Then, the resulting electrolytically treated water was filtered. Next, the filtrate was placed in a biological reaction vessel, and biologically treated with activated sludge having Pseudomonas, Acetobacter, Rhodococcus, Bacillus, Candida and Fusarium aerobic bacteria at a treatment temperature of 20 to 25° C., at pH 7 to 8.5 and for a hydraulic retention time of 48 hours. Then, the biologically treated water was filtered. Next, 5 parts by weight of H2O2 was added to 100 parts by weight of the filtrate, and the mixture was treated in supercritical water at 500° C. and 25 MPa for 30 minutes. CODMn, TOC, and the amount of the melamine curing agent are shown in Table 3.
Example 10
To 280 g of the same painting wastewater (A) as above, 15,000 mg of a flocculant Kuristuck B100 (manufactured by Kurita Water Industries Ltd.) and 1,500 mg of Kuristuck B450 (manufactured by Kurita Water Industries Ltd.) were added. The mixture was stirred and then allowed to stand for one day, and the flocculated matter was removed therefrom. The treated liquid (B) after the flocculation treatment was irradiated with microwaves (frequency: 2.45 GHz, output: 500 W) for five minutes.
Next, the resulting microwave-treated water was placed in a biological reaction vessel, and biologically treated with activated sludge having Pseudomonas, Acetobacter, Rhodococcus, Bacillus, Candida and Fusarium aerobic bacteria at a treatment temperature of 20 to 25° C., at pH 7 to 8.5 and for a hydraulic retention time of 48 hours. Then, the biologically treated water was filtered. Next, 5 parts by weight of H2O2 was added to 100 parts by weight of the filtrate, and the mixture was treated in supercritical water at 500° C. and 25 MPa for 30 minutes. CODMn, TOC, and the amount of the melamine curing agent are shown in Table 3.
Example 11
12CaO·7Al2O3 having an amount corresponding to 10 wt % of the treated liquid (B) obtained in Example 10 (12CaO·7Al2O3 obtained by calcination in a pure oxygen atmosphere at 1,250° C. for three hours) was added to the treated liquid (B), and the mixture was stirred and then irradiated with microwaves (frequency: 2.45 GHz, output: 500 W) for 10 minutes. CODMn, TOC, and the amount of the melamine curing agent in the treated liquid (C) after the treatment with 12CaO·7Al2O3 are shown in Table 3.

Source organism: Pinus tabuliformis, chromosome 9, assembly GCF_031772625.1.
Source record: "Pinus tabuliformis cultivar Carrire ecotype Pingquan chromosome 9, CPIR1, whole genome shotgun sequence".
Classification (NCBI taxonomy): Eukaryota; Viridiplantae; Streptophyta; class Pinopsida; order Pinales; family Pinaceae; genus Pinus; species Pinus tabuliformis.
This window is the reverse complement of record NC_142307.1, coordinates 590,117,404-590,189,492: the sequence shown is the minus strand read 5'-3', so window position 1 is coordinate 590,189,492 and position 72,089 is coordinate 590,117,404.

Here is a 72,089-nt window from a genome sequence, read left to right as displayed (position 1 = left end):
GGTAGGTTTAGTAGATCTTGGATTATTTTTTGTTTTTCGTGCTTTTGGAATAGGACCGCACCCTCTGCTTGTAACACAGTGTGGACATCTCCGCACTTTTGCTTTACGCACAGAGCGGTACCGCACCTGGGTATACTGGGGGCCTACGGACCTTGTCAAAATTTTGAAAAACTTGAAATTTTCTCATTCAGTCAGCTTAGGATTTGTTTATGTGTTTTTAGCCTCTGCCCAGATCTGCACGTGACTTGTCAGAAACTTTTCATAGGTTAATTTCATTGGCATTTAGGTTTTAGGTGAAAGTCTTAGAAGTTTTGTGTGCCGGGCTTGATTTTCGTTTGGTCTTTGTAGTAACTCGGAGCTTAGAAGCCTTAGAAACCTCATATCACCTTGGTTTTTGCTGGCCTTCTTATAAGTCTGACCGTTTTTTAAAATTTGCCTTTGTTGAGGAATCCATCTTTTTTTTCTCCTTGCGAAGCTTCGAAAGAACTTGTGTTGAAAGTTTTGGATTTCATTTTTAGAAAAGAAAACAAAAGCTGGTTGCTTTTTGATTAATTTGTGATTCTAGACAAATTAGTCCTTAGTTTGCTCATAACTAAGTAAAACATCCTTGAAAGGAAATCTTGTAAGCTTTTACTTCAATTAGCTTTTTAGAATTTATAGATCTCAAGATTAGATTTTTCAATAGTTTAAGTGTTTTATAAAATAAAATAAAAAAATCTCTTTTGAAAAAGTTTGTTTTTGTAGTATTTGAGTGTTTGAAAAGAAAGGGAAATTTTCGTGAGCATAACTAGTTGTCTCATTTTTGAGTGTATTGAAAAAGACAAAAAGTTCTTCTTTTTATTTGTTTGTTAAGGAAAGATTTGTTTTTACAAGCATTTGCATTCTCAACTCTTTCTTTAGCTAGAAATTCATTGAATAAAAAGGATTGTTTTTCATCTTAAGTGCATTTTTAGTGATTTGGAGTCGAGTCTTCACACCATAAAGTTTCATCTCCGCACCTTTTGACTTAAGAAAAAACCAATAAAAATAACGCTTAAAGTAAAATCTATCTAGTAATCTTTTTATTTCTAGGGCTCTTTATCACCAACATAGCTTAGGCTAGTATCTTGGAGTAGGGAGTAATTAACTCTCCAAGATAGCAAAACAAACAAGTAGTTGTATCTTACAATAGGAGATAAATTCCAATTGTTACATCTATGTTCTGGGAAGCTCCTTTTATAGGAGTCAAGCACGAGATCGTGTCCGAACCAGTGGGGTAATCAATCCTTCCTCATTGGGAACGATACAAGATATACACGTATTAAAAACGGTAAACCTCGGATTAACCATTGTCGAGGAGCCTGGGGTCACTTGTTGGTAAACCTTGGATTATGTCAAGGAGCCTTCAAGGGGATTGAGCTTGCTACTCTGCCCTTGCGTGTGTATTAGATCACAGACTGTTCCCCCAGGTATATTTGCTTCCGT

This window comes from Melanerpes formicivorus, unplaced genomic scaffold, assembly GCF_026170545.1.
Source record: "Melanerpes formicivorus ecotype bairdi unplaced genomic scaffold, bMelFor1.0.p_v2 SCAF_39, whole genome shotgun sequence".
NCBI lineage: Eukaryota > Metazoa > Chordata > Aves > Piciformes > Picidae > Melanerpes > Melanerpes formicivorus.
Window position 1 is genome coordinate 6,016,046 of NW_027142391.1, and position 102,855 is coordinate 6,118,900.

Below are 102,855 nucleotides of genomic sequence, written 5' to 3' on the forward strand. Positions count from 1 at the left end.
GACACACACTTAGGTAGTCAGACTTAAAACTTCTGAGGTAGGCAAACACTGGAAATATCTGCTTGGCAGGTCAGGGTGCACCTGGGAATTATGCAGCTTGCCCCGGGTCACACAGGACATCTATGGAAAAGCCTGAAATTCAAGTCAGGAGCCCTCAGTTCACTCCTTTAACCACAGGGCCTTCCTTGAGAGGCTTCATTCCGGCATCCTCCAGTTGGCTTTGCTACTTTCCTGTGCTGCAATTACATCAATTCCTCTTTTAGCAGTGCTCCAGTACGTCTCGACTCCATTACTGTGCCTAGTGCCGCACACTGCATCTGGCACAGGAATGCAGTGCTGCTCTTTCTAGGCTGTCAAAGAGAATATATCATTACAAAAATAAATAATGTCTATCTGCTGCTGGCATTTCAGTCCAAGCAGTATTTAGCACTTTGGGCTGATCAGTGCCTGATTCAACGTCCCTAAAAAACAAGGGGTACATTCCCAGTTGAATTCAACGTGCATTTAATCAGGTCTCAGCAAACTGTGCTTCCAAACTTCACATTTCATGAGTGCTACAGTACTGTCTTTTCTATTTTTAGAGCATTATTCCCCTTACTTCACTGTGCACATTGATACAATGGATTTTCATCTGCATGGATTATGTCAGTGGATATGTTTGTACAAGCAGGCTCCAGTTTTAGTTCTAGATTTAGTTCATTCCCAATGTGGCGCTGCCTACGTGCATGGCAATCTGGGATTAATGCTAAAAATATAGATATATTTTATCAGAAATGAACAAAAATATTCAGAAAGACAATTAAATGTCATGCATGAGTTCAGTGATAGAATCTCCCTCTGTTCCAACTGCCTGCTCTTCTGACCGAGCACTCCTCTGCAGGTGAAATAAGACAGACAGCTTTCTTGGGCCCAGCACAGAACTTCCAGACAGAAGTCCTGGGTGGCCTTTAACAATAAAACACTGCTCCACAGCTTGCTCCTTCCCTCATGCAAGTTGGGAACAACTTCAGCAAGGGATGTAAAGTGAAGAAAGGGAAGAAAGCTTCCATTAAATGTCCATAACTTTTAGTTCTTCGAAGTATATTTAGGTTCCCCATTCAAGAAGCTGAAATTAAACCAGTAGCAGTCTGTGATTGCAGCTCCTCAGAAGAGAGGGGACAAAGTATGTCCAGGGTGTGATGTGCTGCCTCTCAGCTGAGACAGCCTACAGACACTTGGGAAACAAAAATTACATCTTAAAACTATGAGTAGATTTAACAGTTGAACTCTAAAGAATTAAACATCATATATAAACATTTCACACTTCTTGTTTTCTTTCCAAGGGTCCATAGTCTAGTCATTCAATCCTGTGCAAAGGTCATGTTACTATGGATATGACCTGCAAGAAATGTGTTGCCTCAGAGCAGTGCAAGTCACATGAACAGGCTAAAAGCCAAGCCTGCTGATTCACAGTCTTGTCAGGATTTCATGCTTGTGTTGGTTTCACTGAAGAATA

Next, the treated liquid was placed in a biological reaction vessel, and biologically treated with activated sludge having Pseudomonas, Acetobacter, Rhodococcus, Bacillus, Candida and Fusarium aerobic bacteria at a treatment temperature of 20 to 25° C., at pH 7 to 8.5 and for a hydraulic retention time of 48 hours. Then, the biologically treated water was filtered.
Next, 5 parts by weight of H2O2 converted to 100 wt % was added to 100 parts by weight of the resulting treated water, and the mixture was treated in supercritical water at 500° C. and 25 MPa for 30 minutes. CODMn, TOC, and the amount of the melamine curing agent are shown in Table 3.
Example 12
Calcium hydroxide having an amount corresponding to 10 wt % of the treated liquid (B) obtained in Example 10 was added to the treated liquid (B), and the mixture was stirred and then irradiated with microwaves (frequency: 2.45 GHz, output: 500 W) for 10 minutes. Next, the treated liquid (C) after the treatment was placed in a biological reaction vessel, and biologically treated with activated sludge having Pseudomonas, Acetobacter, Rhodococcus, Bacillus, Candida and Fusarium aerobic bacteria at a treatment temperature of 20 to 25° C., at pH 7 to 8.5 and for a hydraulic retention time of 48 hours. Then, the biologically treated water was filtered.
Next, 5 parts by weight of H2O2 was added to 100 parts by weight of the resulting treated water, and the mixture was treated in supercritical water at 500° C. and 25 MPa for 30 minutes. CODMn, TOC, and the amount of the melamine curing agent are shown in Table 3.
Comparative Example 9
The same treatment as in Example 9 was carried out except for not carrying out the treatment with supercritical water in Example 9. CODMn, TOC, and the amount of the melamine curing agent are shown in Table 3.
Comparative Example 10